The celebratory atmosphere of the inauguration of the Mishkan (Tabernacle) with which Parshas Shemini begins is suddenly and tragically marred by the shocking death of Aaron’s two sons, Nadav and Avihu. The Torah explains that, “They took a foreign fire, and incense, regarding which they were not commanded, and brought them before Hashem [into the Sanctuary]. A fire went out from before Hashem and consumed them.” Aaron reacted to this tragic event with silent acceptance. “And Aaron was still.” Rashi remarks that Aaron was rewarded for his silence; Hashem addressed him and asked him to teach the next section of the Torah to the nation, namely the prohibition against entering the Mishkan after having consumed wine, beer, or other alcoholic beverages. While we understand that Aaron deserved to be rewarded for his silence, why specifically was he rewarded with this parsha (section)? And how does not entering G-d’s sanctuary while under the influence of alcohol relate to his quiet acceptance of Hashem’s decree?
While the Torah implies that Nadav and Avihu died because of their unbidden incense-offering, Chazal, our Sages, offer many additional reasons and explanations for their death. Indeed, Rav Dessler in his Michtav Me-Eliyahu counts no less than thirteen reasons given for their punishment. One of the strangest reasons, found in the Midrash (Vayikra Rabbah 12:1) is that Nadav and Avihu entered the Mishkan in a state of drunkenness. (This would explain why the prohibition of entering the Mishkan drunk immediately follows the story of their death). Rashi (12:3) quotes Moshe saying to Aaron, “Now [that they have died], I realize that they were greater than even you and I.” Is it imaginable, then, that such great individuals could have erred in seemingly such an ignoble manner as to enter the Mishkan drunk?
First, we must understand that the halacha of not entering the Mishkan “drunk” does not conform to our definition of drunk. We are not talking about someone whose speech is slurred, or who cannot walk a straight line. Halachically drunk means having consumed even a small amount (a revi’is) of wine (as much was one should drink when reciting kiddush.) Perhaps, our Rosh Kollel Rav Fuhrer Shlita explained, the error of Nadav and Avihu was not that they entered the Mishkan “tipsy-turvy,” G-d forbid, but rather that they felt a small amount of wine would not only detract from their service – it would enhance it!
We all know that a little bit of wine can go a long way to removing inhibitions and opening the mind. There is nothing quite like the elation and euphoria of Purim, when we all “let loose” and allow our emotions and passions free-reign. Well, if it works for Purim – why not all year round?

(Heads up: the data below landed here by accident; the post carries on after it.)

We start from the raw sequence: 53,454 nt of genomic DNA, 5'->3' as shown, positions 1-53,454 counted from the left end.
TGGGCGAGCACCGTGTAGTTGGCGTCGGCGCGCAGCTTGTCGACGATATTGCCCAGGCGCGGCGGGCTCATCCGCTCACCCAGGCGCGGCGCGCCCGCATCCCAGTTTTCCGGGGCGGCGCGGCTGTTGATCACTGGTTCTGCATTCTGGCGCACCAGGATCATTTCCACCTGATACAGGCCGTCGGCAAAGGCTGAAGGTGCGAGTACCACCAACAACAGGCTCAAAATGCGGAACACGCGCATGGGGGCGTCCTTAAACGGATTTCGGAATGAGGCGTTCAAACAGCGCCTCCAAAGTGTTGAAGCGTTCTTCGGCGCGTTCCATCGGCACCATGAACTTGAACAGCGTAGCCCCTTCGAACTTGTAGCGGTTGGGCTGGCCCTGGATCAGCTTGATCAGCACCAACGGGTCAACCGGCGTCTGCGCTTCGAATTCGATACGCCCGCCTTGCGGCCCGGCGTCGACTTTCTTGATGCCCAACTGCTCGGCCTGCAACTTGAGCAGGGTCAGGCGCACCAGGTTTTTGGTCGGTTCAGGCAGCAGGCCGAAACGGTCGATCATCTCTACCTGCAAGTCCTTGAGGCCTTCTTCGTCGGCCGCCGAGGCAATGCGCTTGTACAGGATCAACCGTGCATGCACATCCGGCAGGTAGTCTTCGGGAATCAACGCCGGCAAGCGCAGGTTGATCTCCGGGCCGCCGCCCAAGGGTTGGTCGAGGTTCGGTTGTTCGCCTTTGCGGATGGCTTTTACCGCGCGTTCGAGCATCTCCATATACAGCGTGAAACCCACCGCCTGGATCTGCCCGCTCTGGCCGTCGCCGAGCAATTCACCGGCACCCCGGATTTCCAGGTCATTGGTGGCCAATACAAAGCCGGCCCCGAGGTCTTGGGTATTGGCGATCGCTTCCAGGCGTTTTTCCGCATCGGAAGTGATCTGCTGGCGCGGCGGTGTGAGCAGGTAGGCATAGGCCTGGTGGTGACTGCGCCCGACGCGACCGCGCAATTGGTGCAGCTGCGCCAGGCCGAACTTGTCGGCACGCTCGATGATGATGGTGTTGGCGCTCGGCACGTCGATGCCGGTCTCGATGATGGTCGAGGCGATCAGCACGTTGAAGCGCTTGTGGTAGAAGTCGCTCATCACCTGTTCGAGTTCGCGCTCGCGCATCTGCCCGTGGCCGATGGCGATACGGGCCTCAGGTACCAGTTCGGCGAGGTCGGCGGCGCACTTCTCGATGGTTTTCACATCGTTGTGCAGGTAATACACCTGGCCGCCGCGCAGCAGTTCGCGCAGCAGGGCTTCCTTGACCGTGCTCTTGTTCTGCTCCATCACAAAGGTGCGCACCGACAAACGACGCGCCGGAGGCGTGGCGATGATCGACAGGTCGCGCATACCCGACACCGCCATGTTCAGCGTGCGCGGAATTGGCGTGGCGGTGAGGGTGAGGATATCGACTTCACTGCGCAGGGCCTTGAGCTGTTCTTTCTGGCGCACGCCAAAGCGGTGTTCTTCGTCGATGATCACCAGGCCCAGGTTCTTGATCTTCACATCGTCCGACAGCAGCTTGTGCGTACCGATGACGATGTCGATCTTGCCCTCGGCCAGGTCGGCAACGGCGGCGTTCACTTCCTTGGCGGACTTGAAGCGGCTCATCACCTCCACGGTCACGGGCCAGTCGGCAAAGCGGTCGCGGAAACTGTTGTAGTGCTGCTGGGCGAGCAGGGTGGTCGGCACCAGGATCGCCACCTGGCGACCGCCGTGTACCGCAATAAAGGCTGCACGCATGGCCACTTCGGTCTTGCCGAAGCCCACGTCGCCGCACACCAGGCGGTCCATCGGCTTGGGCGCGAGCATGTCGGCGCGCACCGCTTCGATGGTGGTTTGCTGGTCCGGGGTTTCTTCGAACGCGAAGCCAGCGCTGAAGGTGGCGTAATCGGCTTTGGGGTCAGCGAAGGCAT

The Almighty does not desire that we serve Him (notwithstanding Purim) through the medium of mind-altering drugs and mood enhancers. Perhaps, indeed, that blatt (page) of Gemara would go down smoother with a shot or two of scotch – but that’s not how Hashem wishes to be served. It is the real us he wants, not the revised, enhanced, or altered version. (Of course this discussion does not pertain to those who require drugs to correct a chemical imbalance).
I am reminded of the story of the chassid who, appearing before his Rebbe, breaks out in bitter complaint: “Rebbe – I am completely unable to serve Hashem the way I want to. My wife gives me tzures, my kids give me tzures, I am strapped for cash – How is one to serve Hashem?!”
“Who’s to say that Hashem wants you to serve Him the way you want to serve Him?” replied the rebbe. “Maybe Hashem would rather you serve Him they way He wants you to serve Him!”
Perhaps a time will come that we will, through genetic modification, be able to enhance our memories so that we remember everything we ever learn after having learned it only once (maybe we could inject elephant genes into the brain…). So will we come to Heaven, after one-hundred-and-twenty, and say to Hashem: Do You see how much I know – Shas, Midrash, Mishnayos… ! Do we delude ourselves into thinking this would make us better people? Will we be rewarded for our genetically-enhanced memories?
The error of Nadav and Avihu (to the extent we can attempt to understand the errors of such giants) was in thinking that enhancing our avodah (service) using external influences allows us to serve Hashem even better. That by “doctoring” the deck from which Hashem has dealt us – by dealing ourselves a new hand – we will have, in some way, become superior. Nothing could be further from the truth.
Aaron, who silently accepted the tragedy Hashem dealt him was the antithesis of such ideas. His silence demonstrated the correct technique, of accepting our situations and circumstances, instead of using foreign substances and mood enhancers to make them go away. And perhaps for this he was rewarded with the parsha of the prohibition against “service under the influence.”
Have a good Shabbos.
Text Copyright © 2000 Rabbi Eliyahu Hoffmann and Project Genesis, Inc.